Supreme Court Declines To Hear Reporters' Appeal

The Supreme Court, without comment, has refused to take the case of reporters sued for trying to protect confidential sources.

The Associated Press, which had a rooting interest in the decision, said Monday that the Supreme Court rejected an appeal from its reporter and several others who wrote stories about nuclear scientist Wen Ho Lee.

The government and five news organizations agreed to settle the suit last week for $1.6 million.
In 1999, Lee was accused of giving nuclear secrets to the Chinese government and spent nine months in prison awaiting trial. But the charges turned out to be overblown and Lee ultimately pleaded guilty only to a single count of illegally gathering national-security data.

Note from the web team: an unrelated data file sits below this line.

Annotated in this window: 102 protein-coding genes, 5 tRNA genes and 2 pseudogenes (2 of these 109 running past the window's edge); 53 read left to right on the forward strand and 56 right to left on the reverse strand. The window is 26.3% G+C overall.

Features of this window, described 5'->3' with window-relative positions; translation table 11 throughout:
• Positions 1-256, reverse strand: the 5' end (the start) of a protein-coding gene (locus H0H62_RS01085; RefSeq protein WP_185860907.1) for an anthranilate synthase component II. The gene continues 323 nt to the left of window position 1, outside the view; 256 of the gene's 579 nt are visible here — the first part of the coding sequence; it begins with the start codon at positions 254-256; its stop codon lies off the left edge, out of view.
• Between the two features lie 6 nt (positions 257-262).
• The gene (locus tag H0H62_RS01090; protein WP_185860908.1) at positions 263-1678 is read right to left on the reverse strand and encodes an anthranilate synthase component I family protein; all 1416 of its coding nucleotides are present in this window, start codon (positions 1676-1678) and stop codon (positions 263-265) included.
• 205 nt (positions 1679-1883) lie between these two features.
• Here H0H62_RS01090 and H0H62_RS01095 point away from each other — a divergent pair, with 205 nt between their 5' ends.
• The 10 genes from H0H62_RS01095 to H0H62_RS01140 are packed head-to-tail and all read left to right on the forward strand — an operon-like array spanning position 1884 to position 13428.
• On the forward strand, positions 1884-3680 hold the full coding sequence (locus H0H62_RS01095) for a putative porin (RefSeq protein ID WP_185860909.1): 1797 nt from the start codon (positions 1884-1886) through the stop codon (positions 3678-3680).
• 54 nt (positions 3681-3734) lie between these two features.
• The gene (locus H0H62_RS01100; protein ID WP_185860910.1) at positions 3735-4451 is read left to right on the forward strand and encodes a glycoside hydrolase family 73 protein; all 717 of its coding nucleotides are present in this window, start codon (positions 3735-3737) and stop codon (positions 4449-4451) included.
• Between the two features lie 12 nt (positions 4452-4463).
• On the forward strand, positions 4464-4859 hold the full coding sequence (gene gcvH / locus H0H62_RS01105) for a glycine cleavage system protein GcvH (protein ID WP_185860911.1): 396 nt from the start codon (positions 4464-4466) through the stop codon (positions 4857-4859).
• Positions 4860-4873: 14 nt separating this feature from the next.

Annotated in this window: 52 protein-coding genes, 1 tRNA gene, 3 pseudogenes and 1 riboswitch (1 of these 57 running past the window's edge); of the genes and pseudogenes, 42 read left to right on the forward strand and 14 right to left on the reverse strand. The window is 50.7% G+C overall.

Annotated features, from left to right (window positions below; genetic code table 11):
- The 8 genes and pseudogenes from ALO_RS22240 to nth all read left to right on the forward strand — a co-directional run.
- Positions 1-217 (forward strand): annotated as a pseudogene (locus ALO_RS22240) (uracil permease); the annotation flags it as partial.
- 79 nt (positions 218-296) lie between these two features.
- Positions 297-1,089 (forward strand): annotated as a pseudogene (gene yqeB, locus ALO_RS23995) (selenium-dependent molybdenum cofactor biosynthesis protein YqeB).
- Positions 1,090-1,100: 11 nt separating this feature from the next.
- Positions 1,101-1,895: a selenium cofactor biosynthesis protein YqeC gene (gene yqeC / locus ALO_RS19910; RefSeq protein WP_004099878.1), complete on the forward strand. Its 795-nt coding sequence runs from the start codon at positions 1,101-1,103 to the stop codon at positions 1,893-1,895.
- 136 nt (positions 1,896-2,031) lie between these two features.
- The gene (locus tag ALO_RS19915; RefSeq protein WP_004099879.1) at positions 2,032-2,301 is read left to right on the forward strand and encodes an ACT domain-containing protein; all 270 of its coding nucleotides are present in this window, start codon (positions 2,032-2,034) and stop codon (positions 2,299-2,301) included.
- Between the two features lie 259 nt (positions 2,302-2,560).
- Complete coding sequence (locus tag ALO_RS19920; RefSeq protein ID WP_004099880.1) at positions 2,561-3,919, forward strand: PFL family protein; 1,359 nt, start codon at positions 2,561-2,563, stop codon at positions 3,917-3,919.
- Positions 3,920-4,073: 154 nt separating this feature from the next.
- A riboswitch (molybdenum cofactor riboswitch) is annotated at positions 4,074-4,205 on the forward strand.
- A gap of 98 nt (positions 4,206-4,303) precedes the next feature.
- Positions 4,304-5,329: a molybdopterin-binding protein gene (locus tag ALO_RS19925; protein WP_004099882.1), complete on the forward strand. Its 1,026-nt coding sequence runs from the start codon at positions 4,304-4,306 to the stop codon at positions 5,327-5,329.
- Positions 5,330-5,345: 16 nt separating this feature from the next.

Lee’s counter-suit accused government officials of smearing him with leaks to reporters.

The news organizations were not named in the suit, but their reporters were held in contempt and fined $500 a day by a court for not disclosing sources for their stories on the investigation. The companies say they made the payments to end pressure on their reporters.

According to AP, the Justices could have dismissed based on the settlement but instead simply rejected the appeal outright.

That decision followed one two weeks ago in which a 5-4 court found that the First Amendment does not necessarily protect whistleblowing that goes through official channels.